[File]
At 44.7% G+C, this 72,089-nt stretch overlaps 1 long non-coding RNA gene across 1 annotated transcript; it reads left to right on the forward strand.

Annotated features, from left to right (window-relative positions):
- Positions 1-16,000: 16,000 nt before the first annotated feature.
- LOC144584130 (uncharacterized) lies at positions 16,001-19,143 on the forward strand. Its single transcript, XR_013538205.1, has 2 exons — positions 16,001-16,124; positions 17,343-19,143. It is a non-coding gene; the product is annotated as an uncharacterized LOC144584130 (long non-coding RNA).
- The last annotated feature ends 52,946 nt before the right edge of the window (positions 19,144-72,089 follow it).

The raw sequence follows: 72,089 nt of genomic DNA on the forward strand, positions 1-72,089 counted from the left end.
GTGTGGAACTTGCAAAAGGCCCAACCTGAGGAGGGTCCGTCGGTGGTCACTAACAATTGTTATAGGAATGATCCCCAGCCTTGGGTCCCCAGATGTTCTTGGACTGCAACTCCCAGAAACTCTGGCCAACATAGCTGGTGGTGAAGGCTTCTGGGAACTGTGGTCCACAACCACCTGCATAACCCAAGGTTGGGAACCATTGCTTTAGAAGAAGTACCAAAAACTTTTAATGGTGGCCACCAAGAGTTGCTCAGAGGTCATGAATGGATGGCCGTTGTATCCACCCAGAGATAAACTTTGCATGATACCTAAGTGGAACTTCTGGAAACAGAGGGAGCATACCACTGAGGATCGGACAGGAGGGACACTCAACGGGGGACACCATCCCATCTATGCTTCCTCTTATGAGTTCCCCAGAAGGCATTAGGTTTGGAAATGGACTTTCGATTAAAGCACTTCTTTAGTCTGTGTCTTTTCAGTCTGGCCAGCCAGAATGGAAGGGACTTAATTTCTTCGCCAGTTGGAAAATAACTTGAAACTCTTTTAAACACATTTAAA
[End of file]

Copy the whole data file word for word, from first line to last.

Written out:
At 44.7% G+C, this 72,089-nt stretch overlaps 1 long non-coding RNA gene across 1 annotated transcript; it reads left to right on the forward strand.

Annotated features, from left to right (window-relative positions):
- Positions 1-16,000: 16,000 nt before the first annotated feature.
- LOC144584130 (uncharacterized) lies at positions 16,001-19,143 on the forward strand. Its single transcript, XR_013538205.1, has 2 exons — positions 16,001-16,124; positions 17,343-19,143. It is a non-coding gene; the product is annotated as an uncharacterized LOC144584130 (long non-coding RNA).
- The last annotated feature ends 52,946 nt before the right edge of the window (positions 19,144-72,089 follow it).

The raw sequence follows: 72,089 nt of genomic DNA on the forward strand, positions 1-72,089 counted from the left end.
GTGTGGAACTTGCAAAAGGCCCAACCTGAGGAGGGTCCGTCGGTGGTCACTAACAATTGTTATAGGAATGATCCCCAGCCTTGGGTCCCCAGATGTTCTTGGACTGCAACTCCCAGAAACTCTGGCCAACATAGCTGGTGGTGAAGGCTTCTGGGAACTGTGGTCCACAACCACCTGCATAACCCAAGGTTGGGAACCATTGCTTTAGAAGAAGTACCAAAAACTTTTAATGGTGGCCACCAAGAGTTGCTCAGAGGTCATGAATGGATGGCCGTTGTATCCACCCAGAGATAAACTTTGCATGATACCTAAGTGGAACTTCTGGAAACAGAGGGAGCATACCACTGAGGATCGGACAGGAGGGACACTCAACGGGGGACACCATCCCATCTATGCTTCCTCTTATGAGTTCCCCAGAAGGCATTAGGTTTGGAAATGGACTTTCGATTAAAGCACTTCTTTAGTCTGTGTCTTTTCAGTCTGGCCAGCCAGAATGGAAGGGACTTAATTTCTTCGCCAGTTGGAAAATAACTTGAAACTCTTTTAAACACATTTAAA